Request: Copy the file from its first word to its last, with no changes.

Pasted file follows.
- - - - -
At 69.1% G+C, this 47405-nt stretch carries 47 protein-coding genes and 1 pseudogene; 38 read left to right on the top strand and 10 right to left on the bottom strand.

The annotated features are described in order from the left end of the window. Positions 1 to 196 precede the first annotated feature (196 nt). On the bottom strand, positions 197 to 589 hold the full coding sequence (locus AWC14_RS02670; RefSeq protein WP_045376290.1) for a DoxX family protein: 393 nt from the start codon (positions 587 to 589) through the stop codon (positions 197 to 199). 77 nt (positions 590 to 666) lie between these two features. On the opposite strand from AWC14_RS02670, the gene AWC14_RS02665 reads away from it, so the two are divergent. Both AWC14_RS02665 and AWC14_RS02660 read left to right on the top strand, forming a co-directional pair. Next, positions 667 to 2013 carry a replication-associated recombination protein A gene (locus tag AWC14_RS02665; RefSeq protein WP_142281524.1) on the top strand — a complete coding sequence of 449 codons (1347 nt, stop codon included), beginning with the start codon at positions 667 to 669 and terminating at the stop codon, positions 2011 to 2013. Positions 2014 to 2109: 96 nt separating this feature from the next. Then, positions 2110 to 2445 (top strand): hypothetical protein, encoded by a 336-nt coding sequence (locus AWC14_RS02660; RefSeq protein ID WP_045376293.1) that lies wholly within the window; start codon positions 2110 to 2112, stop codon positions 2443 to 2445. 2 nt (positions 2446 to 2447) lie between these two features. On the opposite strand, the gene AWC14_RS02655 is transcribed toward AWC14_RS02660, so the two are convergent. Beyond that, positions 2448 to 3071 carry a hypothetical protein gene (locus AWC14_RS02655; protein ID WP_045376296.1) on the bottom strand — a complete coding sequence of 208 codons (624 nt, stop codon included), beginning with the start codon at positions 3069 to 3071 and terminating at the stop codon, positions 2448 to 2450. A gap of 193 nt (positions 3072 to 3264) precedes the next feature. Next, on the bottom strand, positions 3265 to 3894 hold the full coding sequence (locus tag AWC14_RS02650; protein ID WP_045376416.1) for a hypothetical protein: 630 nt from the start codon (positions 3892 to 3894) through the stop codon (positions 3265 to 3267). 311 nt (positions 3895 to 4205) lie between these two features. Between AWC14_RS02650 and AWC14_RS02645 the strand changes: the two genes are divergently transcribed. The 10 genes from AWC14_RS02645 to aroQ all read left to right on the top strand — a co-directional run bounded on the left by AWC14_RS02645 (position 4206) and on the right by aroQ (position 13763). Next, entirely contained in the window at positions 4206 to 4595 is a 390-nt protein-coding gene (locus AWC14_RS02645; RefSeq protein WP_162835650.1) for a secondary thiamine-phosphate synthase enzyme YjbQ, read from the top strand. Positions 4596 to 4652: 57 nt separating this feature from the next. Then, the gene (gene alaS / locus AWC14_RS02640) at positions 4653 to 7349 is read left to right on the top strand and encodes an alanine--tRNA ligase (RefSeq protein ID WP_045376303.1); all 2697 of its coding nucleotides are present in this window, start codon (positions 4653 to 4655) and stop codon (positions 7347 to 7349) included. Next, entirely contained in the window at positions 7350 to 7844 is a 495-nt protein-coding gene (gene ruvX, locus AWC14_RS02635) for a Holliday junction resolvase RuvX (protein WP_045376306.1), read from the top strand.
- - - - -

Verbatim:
At 69.1% G+C, this 47405-nt stretch carries 47 protein-coding genes and 1 pseudogene; 38 read left to right on the top strand and 10 right to left on the bottom strand.

The annotated features are described in order from the left end of the window. Positions 1 to 196 precede the first annotated feature (196 nt). On the bottom strand, positions 197 to 589 hold the full coding sequence (locus AWC14_RS02670; RefSeq protein WP_045376290.1) for a DoxX family protein: 393 nt from the start codon (positions 587 to 589) through the stop codon (positions 197 to 199). 77 nt (positions 590 to 666) lie between these two features. On the opposite strand from AWC14_RS02670, the gene AWC14_RS02665 reads away from it, so the two are divergent. Both AWC14_RS02665 and AWC14_RS02660 read left to right on the top strand, forming a co-directional pair. Next, positions 667 to 2013 carry a replication-associated recombination protein A gene (locus tag AWC14_RS02665; RefSeq protein WP_142281524.1) on the top strand — a complete coding sequence of 449 codons (1347 nt, stop codon included), beginning with the start codon at positions 667 to 669 and terminating at the stop codon, positions 2011 to 2013. Positions 2014 to 2109: 96 nt separating this feature from the next. Then, positions 2110 to 2445 (top strand): hypothetical protein, encoded by a 336-nt coding sequence (locus AWC14_RS02660; RefSeq protein ID WP_045376293.1) that lies wholly within the window; start codon positions 2110 to 2112, stop codon positions 2443 to 2445. 2 nt (positions 2446 to 2447) lie between these two features. On the opposite strand, the gene AWC14_RS02655 is transcribed toward AWC14_RS02660, so the two are convergent. Beyond that, positions 2448 to 3071 carry a hypothetical protein gene (locus AWC14_RS02655; protein ID WP_045376296.1) on the bottom strand — a complete coding sequence of 208 codons (624 nt, stop codon included), beginning with the start codon at positions 3069 to 3071 and terminating at the stop codon, positions 2448 to 2450. A gap of 193 nt (positions 3072 to 3264) precedes the next feature. Next, on the bottom strand, positions 3265 to 3894 hold the full coding sequence (locus tag AWC14_RS02650; protein ID WP_045376416.1) for a hypothetical protein: 630 nt from the start codon (positions 3892 to 3894) through the stop codon (positions 3265 to 3267). 311 nt (positions 3895 to 4205) lie between these two features. Between AWC14_RS02650 and AWC14_RS02645 the strand changes: the two genes are divergently transcribed. The 10 genes from AWC14_RS02645 to aroQ all read left to right on the top strand — a co-directional run bounded on the left by AWC14_RS02645 (position 4206) and on the right by aroQ (position 13763). Next, entirely contained in the window at positions 4206 to 4595 is a 390-nt protein-coding gene (locus AWC14_RS02645; RefSeq protein WP_162835650.1) for a secondary thiamine-phosphate synthase enzyme YjbQ, read from the top strand. Positions 4596 to 4652: 57 nt separating this feature from the next. Then, the gene (gene alaS / locus AWC14_RS02640) at positions 4653 to 7349 is read left to right on the top strand and encodes an alanine--tRNA ligase (RefSeq protein ID WP_045376303.1); all 2697 of its coding nucleotides are present in this window, start codon (positions 4653 to 4655) and stop codon (positions 7347 to 7349) included. Next, entirely contained in the window at positions 7350 to 7844 is a 495-nt protein-coding gene (gene ruvX, locus AWC14_RS02635) for a Holliday junction resolvase RuvX (protein WP_045376306.1), read from the top strand.